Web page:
ALBUQUERQUE, N.M. — Senior living communities aren’t necessarily regarded as bastions of multiculturalism, but that’s what makes the Brookdale Valencia senior living community in southeast Albuquerque unusual.

About six years ago, it began working with Lutheran and Catholic charities that brought refugees from other countries to the United States, and helped them settle in by providing English classes and teaching them about American food, culture and society.

Brookdale hires some of the refugees to work at their senior living communities, and depending on their language or professional skills, “we start them at different appropriate level jobs,” said John De Abreu, associate executive director of Brookdale Valencia.

“If they don’t speak much English, they begin as table bussers or utility workers. As their language skills progress, we train them and introduce them to other positions,” he said.

About 20 refugees are paid employees at Brookdale Valencia at any given time, with other refugees also finding jobs at other Brookdale facilities in New Mexico. Among their countries of origin are Iraq, Afghanistan, Congo, Tanzania, Zimbabwe, Burundi, Nepal and India. They are Sunni and Shia Muslims, Buddhists, Hindus and Catholics, “and they all get along with absolutely no problems,” De Abreu said.

The refugee employees, or associates as they are called, all say they like the senior residents for whom they care, and it is mutual.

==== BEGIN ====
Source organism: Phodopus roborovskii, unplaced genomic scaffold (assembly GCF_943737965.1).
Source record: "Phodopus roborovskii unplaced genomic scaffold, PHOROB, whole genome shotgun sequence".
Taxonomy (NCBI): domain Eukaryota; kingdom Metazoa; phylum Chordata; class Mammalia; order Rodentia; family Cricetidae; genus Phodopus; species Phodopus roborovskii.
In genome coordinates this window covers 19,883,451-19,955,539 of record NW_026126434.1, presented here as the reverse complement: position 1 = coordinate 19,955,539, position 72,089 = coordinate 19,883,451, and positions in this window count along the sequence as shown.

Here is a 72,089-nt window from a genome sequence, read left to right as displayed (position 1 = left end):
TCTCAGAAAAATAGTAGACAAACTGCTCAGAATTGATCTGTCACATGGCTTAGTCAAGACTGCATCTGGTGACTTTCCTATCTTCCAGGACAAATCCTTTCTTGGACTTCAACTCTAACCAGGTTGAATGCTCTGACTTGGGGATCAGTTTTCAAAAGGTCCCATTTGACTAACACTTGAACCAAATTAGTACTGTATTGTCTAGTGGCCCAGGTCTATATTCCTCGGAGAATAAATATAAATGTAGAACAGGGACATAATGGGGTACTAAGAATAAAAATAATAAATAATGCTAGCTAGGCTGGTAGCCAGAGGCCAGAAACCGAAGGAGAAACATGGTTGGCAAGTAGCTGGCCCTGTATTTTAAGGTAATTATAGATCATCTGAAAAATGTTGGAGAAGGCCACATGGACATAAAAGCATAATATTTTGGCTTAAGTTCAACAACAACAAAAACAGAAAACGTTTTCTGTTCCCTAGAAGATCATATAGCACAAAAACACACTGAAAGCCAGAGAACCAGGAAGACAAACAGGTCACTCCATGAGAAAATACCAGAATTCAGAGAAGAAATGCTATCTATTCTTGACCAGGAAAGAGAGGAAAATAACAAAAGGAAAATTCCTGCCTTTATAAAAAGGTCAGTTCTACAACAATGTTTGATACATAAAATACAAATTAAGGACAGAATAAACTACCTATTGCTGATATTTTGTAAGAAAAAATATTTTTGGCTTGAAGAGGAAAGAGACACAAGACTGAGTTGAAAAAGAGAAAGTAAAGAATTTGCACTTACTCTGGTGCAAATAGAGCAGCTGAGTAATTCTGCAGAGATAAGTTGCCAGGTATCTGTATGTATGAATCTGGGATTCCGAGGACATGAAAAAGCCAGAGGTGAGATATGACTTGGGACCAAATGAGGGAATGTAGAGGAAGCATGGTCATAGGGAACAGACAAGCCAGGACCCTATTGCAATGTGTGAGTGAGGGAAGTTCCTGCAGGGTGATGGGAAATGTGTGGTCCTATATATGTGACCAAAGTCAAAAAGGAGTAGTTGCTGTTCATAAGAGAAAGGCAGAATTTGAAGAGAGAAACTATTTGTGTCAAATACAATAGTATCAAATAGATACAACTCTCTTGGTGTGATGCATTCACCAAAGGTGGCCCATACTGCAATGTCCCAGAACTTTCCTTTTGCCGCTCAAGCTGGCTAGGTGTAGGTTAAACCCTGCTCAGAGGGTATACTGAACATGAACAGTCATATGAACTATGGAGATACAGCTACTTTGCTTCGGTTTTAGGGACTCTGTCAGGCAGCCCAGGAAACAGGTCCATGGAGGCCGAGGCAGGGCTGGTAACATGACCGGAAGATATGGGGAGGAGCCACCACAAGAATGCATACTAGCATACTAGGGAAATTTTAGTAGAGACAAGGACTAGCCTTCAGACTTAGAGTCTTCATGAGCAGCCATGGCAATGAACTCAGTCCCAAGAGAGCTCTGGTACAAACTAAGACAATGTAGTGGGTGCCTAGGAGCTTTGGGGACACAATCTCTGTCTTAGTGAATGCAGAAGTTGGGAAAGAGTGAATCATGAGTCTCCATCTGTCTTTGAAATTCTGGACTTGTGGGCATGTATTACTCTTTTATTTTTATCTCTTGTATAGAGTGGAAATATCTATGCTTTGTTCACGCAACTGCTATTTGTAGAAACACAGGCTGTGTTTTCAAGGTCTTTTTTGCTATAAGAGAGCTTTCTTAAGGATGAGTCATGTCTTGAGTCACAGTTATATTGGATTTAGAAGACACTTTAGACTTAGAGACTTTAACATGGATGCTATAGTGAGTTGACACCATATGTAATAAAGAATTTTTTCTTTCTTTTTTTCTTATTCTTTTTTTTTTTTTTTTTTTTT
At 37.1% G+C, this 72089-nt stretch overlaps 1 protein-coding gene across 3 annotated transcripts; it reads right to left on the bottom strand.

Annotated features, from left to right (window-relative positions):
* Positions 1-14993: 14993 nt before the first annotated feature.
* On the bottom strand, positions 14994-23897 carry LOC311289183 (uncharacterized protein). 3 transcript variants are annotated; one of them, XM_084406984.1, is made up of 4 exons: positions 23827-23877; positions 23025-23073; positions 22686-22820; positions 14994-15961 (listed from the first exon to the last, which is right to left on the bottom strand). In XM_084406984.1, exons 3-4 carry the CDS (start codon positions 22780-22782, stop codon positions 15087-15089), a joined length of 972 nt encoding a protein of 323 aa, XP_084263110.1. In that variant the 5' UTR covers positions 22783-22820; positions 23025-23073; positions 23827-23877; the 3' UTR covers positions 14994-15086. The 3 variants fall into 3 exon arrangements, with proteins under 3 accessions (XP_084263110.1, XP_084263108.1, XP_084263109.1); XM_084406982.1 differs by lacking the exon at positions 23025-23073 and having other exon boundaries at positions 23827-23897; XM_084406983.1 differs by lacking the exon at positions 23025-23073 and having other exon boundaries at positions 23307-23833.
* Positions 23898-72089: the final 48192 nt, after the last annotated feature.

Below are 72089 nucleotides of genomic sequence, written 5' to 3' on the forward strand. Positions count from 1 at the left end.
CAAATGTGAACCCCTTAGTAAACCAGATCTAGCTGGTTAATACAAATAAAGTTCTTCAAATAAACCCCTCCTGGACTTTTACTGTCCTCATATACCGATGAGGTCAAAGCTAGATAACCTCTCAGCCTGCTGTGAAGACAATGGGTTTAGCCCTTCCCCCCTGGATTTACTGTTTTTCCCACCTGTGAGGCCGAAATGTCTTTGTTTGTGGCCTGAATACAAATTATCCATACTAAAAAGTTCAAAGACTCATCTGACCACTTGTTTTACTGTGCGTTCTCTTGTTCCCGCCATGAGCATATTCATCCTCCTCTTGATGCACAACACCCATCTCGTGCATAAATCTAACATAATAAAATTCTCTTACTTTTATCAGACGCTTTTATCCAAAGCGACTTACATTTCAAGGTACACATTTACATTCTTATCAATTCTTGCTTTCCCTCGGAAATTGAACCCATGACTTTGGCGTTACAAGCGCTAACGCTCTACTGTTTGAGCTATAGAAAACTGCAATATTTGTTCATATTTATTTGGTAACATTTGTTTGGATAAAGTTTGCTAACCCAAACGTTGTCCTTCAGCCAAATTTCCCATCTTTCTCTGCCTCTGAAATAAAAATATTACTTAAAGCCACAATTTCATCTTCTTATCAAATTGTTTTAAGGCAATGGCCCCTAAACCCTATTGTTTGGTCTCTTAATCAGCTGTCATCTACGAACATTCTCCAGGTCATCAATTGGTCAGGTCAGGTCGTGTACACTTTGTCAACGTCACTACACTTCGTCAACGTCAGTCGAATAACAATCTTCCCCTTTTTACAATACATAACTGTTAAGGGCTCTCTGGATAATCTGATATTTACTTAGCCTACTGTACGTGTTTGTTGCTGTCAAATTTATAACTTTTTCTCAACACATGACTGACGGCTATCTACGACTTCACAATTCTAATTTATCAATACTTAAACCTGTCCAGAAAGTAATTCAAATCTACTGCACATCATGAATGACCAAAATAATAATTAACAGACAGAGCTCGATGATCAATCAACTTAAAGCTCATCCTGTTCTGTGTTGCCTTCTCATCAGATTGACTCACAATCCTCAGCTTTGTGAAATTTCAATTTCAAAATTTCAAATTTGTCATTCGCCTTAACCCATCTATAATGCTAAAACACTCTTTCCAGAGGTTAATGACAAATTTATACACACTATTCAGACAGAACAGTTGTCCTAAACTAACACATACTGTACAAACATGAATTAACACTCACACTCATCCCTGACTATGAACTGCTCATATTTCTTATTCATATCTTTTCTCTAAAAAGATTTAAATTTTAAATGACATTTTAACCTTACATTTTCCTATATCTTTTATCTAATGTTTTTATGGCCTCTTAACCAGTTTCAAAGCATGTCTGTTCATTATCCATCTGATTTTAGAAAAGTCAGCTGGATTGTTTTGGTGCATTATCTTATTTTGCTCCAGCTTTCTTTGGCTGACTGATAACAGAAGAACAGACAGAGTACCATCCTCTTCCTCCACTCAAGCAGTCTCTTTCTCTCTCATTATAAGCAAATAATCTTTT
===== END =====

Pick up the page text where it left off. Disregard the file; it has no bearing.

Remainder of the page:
“The residents came to us and said ‘these people are so kind and take such good care of us that we’d like to be the ones serving the servers,'” De Abreu said.

On Tuesday, they did just that. The residents had the associates sit at the dining hall tables and the residents took their food orders and waited on them.

“It makes me feel special,” said Mwika Ndjibu, 24, who came to the United States six years ago after she and family members spent seven years in a refugee camp in Zimbabwe after fleeing war in their native Congo.

Ndjibu has since learned English and become a U.S. citizen.

“I want to work, save some money and go back to college,” she said. “That’s my plan.”

Azimullah Rasa, 28, was a geologist and mining engineer in his native Afghanistan until the Taliban accused him of conspiring with the Americans and put him in jail.

“They said to me, ‘You are an enemy of Afghanistan,'” he said.

Rasa was inexplicably released after about three weeks, but he knew things would only get worse for him. He fled to Pakistan and from there came to the United States. He has been in the U.S. for about two years.

“I started my work here as a server in the dining room and then was promoted to cook in the kitchen,” he said. Eventually, he wants to go back to school and be certified as a mining engineer.

While all the refugee associates get along, De Abreu acknowledged that initially it wasn’t so smooth.

“The first wave of refugees we had here were from Iraq and there was antagonism between the Sunnis and the Shias,” he said. “They came to understand that in America, nobody cares about that, and we accept all of them regardless of their backgrounds.”

There are also continuing challenges for new refugees, such as the lack of meat that conforms to “halal,” or permissible Muslim dietary laws, and the Western courtesy of shaking hands, particularly difficult for Muslim women who come from strict backgrounds.

Once they get used to the new social norms, De Abreu said, “it is clear that they want to be successful and they want to be Americans.”

Information from: Albuquerque Journal,